By: Anna Paula Goncalves
With pop[ular] culture placing considerable focus on the “marketability” of an artist, most would agree that the misplaced focus has weakened the quality of Pop music and jeopardized the potential of what it can become. It’s no longer solely about the raw “talent” anymore. This can – and to some degree, has – made the music we listen to in mainstream radio more commercialized than ever before. So when someone comes into the scene as a “Pop Artist,” whose attention is on reinventing the pop sound with unlikely melodies and chord progressions using a hint of the formulas by timeless musicians before him, I welcome them with open ears.
Last night, I got the chance to see multi-Grammy nominated singer, songwriter and producer, Charlie Puth, during his candid sit down with Grammy Museum’s Artistic Director Scott Goldman at The Clive Davis Theater. Chances are you’ve heard some of Charlie’s chart-topping hits, when he first emerged about three years ago with, “See You Again,” “One Call Away,” “Marvin Gaye (feat. Meghan Trainor),” and “We Don’t Talk Anymore (feat. Selena Gomez).” But believe it or not, these tracks – although successful – were more experimentation for the 26-year-old; tracks that he jokingly referred to as “crap shoots” as he was still discovering himself as an artist.
The Berklee College of Music alum also graced us with a stripped down performance of three of his tracks, including his latest single (“The Way I Am”) off of Voicenotes – one he credits as his “debut” album since he feels he has fully grasped his artistry this time around. Voicenotes was certified “Gold” only five days after its release, according to Forbes. And has been considered as “one of the year’s best pop albums” by the New York Times.
With the admirable ambition to “write soundtracks to people’s lives,” his musical genius is undeniable. His genuine desire (because it clearly shows) in “making people happy” and believing whole hardly that “what matters to [him] the most is how [people] take the music and apply it to [their] everyday life” is what sets him apart in an age where people are hungry for raw and timeless talent.
Some people are simply born with it and born for it. It has become more than apparent that the self deprecating artist with perfect pitch (he jokingly called out the key to an audience member’s sneeze mid interview) is one of those people.
Thank you to Communications Manager Jasmine Lywen-Dill and her team at the Grammy Museum for inviting me to the show. For more information on the museum and their future events, visit GrammyMuseum.org.
Coming from the East Coast, I did not know what to expect when it came to Haitian Flag celebrations in Los Angeles. I was born in Jacmel, my father is from there and my mother is from Port-de-Paix, so I think that qualifies me as 100% Haitian but this Haitian had never been to a flag celebration like this one before. I have to say this festival did not disappoint! Premier Event Promotion Services did an amazing job putting together this Haitian Heritage festival and they locked down Leimert Park in Los Angeles with good food, live music and positive vibes.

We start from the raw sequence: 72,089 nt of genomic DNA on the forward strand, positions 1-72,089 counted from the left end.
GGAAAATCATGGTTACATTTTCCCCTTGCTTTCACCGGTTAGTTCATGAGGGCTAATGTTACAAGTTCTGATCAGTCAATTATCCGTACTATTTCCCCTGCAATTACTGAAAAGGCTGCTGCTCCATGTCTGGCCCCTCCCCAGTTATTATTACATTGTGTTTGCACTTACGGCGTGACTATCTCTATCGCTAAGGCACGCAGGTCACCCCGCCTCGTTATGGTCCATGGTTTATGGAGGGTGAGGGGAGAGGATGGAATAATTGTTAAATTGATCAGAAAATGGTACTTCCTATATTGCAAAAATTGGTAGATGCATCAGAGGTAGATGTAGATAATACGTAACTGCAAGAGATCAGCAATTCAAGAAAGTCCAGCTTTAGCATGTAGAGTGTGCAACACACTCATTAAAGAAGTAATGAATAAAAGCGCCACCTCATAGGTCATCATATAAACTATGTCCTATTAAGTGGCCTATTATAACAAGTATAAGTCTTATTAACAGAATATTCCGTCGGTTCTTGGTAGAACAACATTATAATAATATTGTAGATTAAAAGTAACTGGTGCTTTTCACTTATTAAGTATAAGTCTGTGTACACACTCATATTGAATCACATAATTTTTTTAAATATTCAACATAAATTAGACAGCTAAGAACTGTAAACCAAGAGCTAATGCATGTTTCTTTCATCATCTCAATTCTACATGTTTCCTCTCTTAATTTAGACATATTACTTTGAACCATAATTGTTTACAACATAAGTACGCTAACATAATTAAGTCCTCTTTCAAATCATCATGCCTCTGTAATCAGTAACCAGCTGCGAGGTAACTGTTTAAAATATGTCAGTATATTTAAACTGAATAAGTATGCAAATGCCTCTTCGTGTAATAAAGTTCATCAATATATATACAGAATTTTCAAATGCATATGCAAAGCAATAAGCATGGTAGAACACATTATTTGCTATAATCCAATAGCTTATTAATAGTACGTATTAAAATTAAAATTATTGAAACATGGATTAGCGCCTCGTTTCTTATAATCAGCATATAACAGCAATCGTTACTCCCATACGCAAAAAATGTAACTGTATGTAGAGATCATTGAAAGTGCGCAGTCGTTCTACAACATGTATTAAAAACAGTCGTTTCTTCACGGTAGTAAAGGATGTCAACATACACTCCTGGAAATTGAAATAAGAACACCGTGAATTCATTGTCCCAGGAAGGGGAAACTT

One of the highlights of the concert had to be artist MC Sloan, who is a 7th generation relative to Toussaint Louverture, arguably one of the biggest names in Haitian history. Because of Toussaint’s resilience and ability to lead Haiti, he successfully defeated colonialism and slavery. Another nod to history was delivered by MC Sloan, who did an outstanding with a brief lesson reminding us of where we came from and where we need to be today. Alongside all the beautiful West Indian faces we saw that night were countless numbers of supporters from the American and African American community.
The host, Mr. Haiti, kept us on our toes and grinning as we saw live performances from MC Romane Simon, a respected film producer in Los Angeles, Mr Surprise, a Reggae artist for the soul; my favorite tune of his is “Send no Gun”, Hip Hop artist Lil Litty, who had me craving Lemonade Juice by the end of his set, Theresa King, who relaxed us with her vocals and Pickleez California’s go-to Haitian band.
It’s safe to say we can’t wait to see what else P.E.P.S.LA has up their sleeves…stick with LeftCoast.LA for all things LA!
One thing that you can count on when talking about Wyclef Jean is that he is not going to walk a familiar path. From running for office in his native Haiti to leading humanitarian efforts after natural disasters, this Grammy Award-winning performer always seems to be on a road less traveled. For his current “Carnival” tour is making stops from cities as varied as Harrisburg, Pa., to Boston, where Jean will play the Wilbur Theatre on March 1. styleboston pulled our interview with Jean from our archives to share. You can view it here.
Photographer Steven Tackeff is a Boston area native who recently returned to his favorite professional subject: photographing concerts and capturing the music scene.